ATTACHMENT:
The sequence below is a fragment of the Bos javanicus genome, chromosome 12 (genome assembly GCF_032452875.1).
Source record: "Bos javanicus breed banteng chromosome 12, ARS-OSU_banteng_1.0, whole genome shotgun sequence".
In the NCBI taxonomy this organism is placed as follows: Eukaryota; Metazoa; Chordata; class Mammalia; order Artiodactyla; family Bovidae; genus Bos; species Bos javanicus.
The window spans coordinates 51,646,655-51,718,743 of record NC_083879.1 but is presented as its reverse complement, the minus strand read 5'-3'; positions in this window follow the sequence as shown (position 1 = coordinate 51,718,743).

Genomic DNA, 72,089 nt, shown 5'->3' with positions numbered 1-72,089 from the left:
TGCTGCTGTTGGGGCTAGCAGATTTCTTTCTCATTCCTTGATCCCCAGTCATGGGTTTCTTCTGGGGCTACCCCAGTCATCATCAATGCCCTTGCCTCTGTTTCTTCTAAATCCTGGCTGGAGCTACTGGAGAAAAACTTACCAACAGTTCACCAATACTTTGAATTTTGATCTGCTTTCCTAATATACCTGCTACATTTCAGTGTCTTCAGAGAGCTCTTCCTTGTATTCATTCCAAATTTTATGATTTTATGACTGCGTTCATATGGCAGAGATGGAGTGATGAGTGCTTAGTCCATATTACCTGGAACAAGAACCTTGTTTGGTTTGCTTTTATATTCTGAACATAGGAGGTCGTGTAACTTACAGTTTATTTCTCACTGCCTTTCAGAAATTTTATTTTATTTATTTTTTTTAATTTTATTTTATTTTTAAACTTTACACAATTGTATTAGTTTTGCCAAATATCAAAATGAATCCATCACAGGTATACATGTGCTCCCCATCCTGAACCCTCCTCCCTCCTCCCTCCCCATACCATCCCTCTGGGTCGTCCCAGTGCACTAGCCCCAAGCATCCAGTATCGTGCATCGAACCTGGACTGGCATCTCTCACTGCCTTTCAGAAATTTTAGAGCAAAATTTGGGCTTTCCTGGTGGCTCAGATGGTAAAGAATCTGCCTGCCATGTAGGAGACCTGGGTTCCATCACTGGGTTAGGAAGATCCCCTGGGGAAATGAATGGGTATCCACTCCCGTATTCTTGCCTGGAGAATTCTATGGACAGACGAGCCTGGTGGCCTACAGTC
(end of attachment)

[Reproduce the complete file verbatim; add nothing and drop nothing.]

The sequence below is a fragment of the Bos javanicus genome, chromosome 12 (genome assembly GCF_032452875.1).
Source record: "Bos javanicus breed banteng chromosome 12, ARS-OSU_banteng_1.0, whole genome shotgun sequence".
In the NCBI taxonomy this organism is placed as follows: Eukaryota; Metazoa; Chordata; class Mammalia; order Artiodactyla; family Bovidae; genus Bos; species Bos javanicus.
The window spans coordinates 51,646,655-51,718,743 of record NC_083879.1 but is presented as its reverse complement, the minus strand read 5'-3'; positions in this window follow the sequence as shown (position 1 = coordinate 51,718,743).

Genomic DNA, 72,089 nt, shown 5'->3' with positions numbered 1-72,089 from the left:
TGCTGCTGTTGGGGCTAGCAGATTTCTTTCTCATTCCTTGATCCCCAGTCATGGGTTTCTTCTGGGGCTACCCCAGTCATCATCAATGCCCTTGCCTCTGTTTCTTCTAAATCCTGGCTGGAGCTACTGGAGAAAAACTTACCAACAGTTCACCAATACTTTGAATTTTGATCTGCTTTCCTAATATACCTGCTACATTTCAGTGTCTTCAGAGAGCTCTTCCTTGTATTCATTCCAAATTTTATGATTTTATGACTGCGTTCATATGGCAGAGATGGAGTGATGAGTGCTTAGTCCATATTACCTGGAACAAGAACCTTGTTTGGTTTGCTTTTATATTCTGAACATAGGAGGTCGTGTAACTTACAGTTTATTTCTCACTGCCTTTCAGAAATTTTATTTTATTTATTTTTTTTAATTTTATTTTATTTTTAAACTTTACACAATTGTATTAGTTTTGCCAAATATCAAAATGAATCCATCACAGGTATACATGTGCTCCCCATCCTGAACCCTCCTCCCTCCTCCCTCCCCATACCATCCCTCTGGGTCGTCCCAGTGCACTAGCCCCAAGCATCCAGTATCGTGCATCGAACCTGGACTGGCATCTCTCACTGCCTTTCAGAAATTTTAGAGCAAAATTTGGGCTTTCCTGGTGGCTCAGATGGTAAAGAATCTGCCTGCCATGTAGGAGACCTGGGTTCCATCACTGGGTTAGGAAGATCCCCTGGGGAAATGAATGGGTATCCACTCCCGTATTCTTGCCTGGAGAATTCTATGGACAGACGAGCCTGGTGGCCTACAGTC